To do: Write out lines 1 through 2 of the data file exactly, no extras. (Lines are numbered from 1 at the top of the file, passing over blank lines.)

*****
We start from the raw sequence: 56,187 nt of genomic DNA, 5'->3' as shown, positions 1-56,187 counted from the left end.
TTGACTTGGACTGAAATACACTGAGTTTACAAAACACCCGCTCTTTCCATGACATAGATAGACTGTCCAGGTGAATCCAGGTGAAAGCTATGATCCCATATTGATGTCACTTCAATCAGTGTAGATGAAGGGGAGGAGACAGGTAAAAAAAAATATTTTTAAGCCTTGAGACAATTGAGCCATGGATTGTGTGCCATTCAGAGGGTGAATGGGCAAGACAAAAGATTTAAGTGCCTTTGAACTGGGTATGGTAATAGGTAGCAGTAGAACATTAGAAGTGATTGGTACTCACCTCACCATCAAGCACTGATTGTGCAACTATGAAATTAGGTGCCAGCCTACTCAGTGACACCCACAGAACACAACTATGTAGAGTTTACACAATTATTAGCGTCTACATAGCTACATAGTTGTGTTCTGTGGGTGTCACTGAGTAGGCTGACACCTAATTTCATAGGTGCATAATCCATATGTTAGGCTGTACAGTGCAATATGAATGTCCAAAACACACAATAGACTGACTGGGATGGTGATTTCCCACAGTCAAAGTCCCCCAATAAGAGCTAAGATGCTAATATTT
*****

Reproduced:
We start from the raw sequence: 56,187 nt of genomic DNA, 5'->3' as shown, positions 1-56,187 counted from the left end.
TTGACTTGGACTGAAATACACTGAGTTTACAAAACACCCGCTCTTTCCATGACATAGATAGACTGTCCAGGTGAATCCAGGTGAAAGCTATGATCCCATATTGATGTCACTTCAATCAGTGTAGATGAAGGGGAGGAGACAGGTAAAAAAAAATATTTTTAAGCCTTGAGACAATTGAGCCATGGATTGTGTGCCATTCAGAGGGTGAATGGGCAAGACAAAAGATTTAAGTGCCTTTGAACTGGGTATGGTAATAGGTAGCAGTAGAACATTAGAAGTGATTGGTACTCACCTCACCATCAAGCACTGATTGTGCAACTATGAAATTAGGTGCCAGCCTACTCAGTGACACCCACAGAACACAACTATGTAGAGTTTACACAATTATTAGCGTCTACATAGCTACATAGTTGTGTTCTGTGGGTGTCACTGAGTAGGCTGACACCTAATTTCATAGGTGCATAATCCATATGTTAGGCTGTACAGTGCAATATGAATGTCCAAAACACACAATAGACTGACTGGGATGGTGATTTCCCACAGTCAAAGTCCCCCAATAAGAGCTAAGATGCTAATATTT